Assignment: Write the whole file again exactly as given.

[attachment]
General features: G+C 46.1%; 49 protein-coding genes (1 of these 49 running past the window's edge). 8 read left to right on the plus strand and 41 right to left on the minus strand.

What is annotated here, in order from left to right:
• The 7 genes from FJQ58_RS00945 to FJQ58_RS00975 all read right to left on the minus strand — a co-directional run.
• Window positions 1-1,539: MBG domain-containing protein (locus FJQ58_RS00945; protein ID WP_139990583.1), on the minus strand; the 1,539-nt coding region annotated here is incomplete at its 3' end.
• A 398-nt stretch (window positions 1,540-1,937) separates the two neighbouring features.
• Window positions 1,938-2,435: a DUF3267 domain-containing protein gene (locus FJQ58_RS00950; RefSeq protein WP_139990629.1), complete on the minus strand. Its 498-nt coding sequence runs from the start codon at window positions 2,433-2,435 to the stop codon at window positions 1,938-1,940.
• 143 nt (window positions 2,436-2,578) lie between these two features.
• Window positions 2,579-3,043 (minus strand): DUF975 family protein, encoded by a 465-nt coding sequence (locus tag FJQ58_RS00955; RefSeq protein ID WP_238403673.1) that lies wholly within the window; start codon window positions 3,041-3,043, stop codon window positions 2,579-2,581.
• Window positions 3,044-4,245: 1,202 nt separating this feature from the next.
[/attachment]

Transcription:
General features: G+C 46.1%; 49 protein-coding genes (1 of these 49 running past the window's edge). 8 read left to right on the plus strand and 41 right to left on the minus strand.

What is annotated here, in order from left to right:
• The 7 genes from FJQ58_RS00945 to FJQ58_RS00975 all read right to left on the minus strand — a co-directional run.
• Window positions 1-1,539: MBG domain-containing protein (locus FJQ58_RS00945; protein ID WP_139990583.1), on the minus strand; the 1,539-nt coding region annotated here is incomplete at its 3' end.
• A 398-nt stretch (window positions 1,540-1,937) separates the two neighbouring features.
• Window positions 1,938-2,435: a DUF3267 domain-containing protein gene (locus FJQ58_RS00950; RefSeq protein WP_139990629.1), complete on the minus strand. Its 498-nt coding sequence runs from the start codon at window positions 2,433-2,435 to the stop codon at window positions 1,938-1,940.
• 143 nt (window positions 2,436-2,578) lie between these two features.
• Window positions 2,579-3,043 (minus strand): DUF975 family protein, encoded by a 465-nt coding sequence (locus tag FJQ58_RS00955; RefSeq protein ID WP_238403673.1) that lies wholly within the window; start codon window positions 3,041-3,043, stop codon window positions 2,579-2,581.
• Window positions 3,044-4,245: 1,202 nt separating this feature from the next.